With money market savings accounts yielding 5%, it is tempting to stay in cash to protect capital from a potential recession. The illusion lies in assuming that cash is risk-free. In reality, cash carries risks related to inflation, opportunity cost, and interest rate changes.

One of the primary concerns with holding cash is the risk of inflation eroding its purchasing power over time.  When inflation occurs, the value of cash decreases, meaning that the same amount of money can buy fewer goods and services in the future. Therefore, while cash may seem safe in the short term, its long-term value may be compromised.

Holding cash means forgoing potential investment opportunities that could generate higher returns. In a low-interest-rate environment, cash held in savings accounts or low-yield investments may not keep pace with inflation, resulting in a loss of purchasing power over time. By contrast, investing in assets such as stocks, bonds, or real estate may offer greater potential for growth, albeit with varying levels of risk.

Cash is often prized for its liquidity, meaning it can be readily converted into goods, services, or other assets. However, prioritizing liquidity over potential investment returns may limit wealth accumulation over the long term. Finding the right balance between liquidity and returns is crucial for effective financial planning and risk management.

While holding cash can provide a sense of security and liquidity, it is essential to recognize the potential drawbacks and limitations associated with this approach. By understanding the trade-offs involved and adopting a balanced investment strategy, investors can better navigate the tension between the perceived safety of cash and the pursuit of long-term financial goals.

Pointe of View - March
Source: Bloomberg, Beacon Pointe.

Quote of the Month

“Cash is not a retirement asset. It is a purchasing power enzyme.” – Michael Dow, CFA, CAIA, your Chief Investment Officer at Beacon Pointe.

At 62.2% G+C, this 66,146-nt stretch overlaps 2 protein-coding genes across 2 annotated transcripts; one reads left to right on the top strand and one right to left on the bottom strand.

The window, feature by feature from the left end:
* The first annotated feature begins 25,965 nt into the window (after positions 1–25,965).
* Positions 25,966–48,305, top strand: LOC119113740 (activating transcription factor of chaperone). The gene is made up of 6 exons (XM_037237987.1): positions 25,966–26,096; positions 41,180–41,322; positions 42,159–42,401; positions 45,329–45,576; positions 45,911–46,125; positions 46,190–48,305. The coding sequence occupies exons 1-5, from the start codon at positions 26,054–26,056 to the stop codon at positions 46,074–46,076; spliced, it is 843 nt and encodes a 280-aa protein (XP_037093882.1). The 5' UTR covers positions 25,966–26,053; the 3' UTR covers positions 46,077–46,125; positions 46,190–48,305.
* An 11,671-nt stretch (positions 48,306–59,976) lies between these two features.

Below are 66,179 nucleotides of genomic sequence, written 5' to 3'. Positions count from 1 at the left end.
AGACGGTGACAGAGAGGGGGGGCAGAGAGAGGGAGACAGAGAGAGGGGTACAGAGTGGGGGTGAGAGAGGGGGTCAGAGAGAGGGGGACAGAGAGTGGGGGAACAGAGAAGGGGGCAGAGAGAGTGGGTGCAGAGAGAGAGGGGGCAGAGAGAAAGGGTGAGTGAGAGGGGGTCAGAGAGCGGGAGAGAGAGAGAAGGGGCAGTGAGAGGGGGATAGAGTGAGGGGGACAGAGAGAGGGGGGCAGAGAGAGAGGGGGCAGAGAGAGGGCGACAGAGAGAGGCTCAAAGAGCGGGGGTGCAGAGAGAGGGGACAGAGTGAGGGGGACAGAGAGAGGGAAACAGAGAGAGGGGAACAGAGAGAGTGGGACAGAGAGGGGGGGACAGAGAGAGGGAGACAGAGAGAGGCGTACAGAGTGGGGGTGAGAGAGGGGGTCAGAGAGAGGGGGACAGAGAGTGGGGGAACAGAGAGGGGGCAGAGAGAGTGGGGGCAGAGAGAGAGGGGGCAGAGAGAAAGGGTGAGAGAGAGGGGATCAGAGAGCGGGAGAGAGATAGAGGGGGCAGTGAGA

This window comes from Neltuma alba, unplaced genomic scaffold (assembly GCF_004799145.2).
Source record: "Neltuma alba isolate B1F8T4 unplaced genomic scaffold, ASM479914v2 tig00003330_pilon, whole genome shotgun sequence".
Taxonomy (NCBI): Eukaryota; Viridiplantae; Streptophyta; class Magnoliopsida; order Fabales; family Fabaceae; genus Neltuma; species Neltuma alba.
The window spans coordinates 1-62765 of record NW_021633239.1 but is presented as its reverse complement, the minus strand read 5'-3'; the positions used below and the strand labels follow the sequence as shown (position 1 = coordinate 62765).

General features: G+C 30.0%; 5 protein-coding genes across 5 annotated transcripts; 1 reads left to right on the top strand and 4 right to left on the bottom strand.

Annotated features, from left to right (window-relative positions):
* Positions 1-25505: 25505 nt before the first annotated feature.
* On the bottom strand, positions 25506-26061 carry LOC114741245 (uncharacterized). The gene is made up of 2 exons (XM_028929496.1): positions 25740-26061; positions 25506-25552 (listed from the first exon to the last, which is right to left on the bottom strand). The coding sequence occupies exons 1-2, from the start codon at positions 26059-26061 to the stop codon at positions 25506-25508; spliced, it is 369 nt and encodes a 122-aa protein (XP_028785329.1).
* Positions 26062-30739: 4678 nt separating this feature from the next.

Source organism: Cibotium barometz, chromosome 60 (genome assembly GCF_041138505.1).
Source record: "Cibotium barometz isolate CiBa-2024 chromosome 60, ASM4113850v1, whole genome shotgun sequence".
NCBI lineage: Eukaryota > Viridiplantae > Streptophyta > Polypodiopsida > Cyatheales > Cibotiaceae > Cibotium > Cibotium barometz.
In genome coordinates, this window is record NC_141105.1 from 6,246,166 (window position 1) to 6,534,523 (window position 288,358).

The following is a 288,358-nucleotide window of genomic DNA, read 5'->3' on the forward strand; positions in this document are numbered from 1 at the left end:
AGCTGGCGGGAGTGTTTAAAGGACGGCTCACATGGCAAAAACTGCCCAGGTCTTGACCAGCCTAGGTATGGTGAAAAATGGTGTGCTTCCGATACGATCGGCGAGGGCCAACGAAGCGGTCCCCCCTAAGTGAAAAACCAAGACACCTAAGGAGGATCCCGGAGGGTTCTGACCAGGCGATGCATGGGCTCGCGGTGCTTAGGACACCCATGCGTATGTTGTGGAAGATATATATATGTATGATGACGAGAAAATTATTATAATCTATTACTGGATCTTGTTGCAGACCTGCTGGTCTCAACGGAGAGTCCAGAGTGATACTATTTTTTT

Major Asset Class Dashboard

Pointe of View - March
As of February 29, 2024. Source: Bloomberg, Beacon Pointe.


RELATED LINKS

Macro & Markets: February 2024 – An Update from Chief Investment Officer, Michael G. Dow

Beacon ‘Pointe of View’ – A Market Update February 2024

Important Disclosure: The information contained in this article is for general informational purposes only. Opinions referenced are as of the publication date and may be modified due to changes in the market or economic conditions and may not necessarily come to pass. Forward-looking statements cannot be guaranteed. Past performance is not a guarantee of future results. Beacon Pointe has exercised all reasonable professional care in preparing this information. The information has been obtained from sources we believe to be reliable; however, Beacon Pointe has not independently verified or attested to the accuracy or authenticity of the information. The discussions, outlook, and viewpoints featured are not intended to be investment advice and do not consider specific investment objectives or risk tolerance you may have. All investments involve risks, including the loss of principal. Consult your financial professional for guidance specific to your circumstances.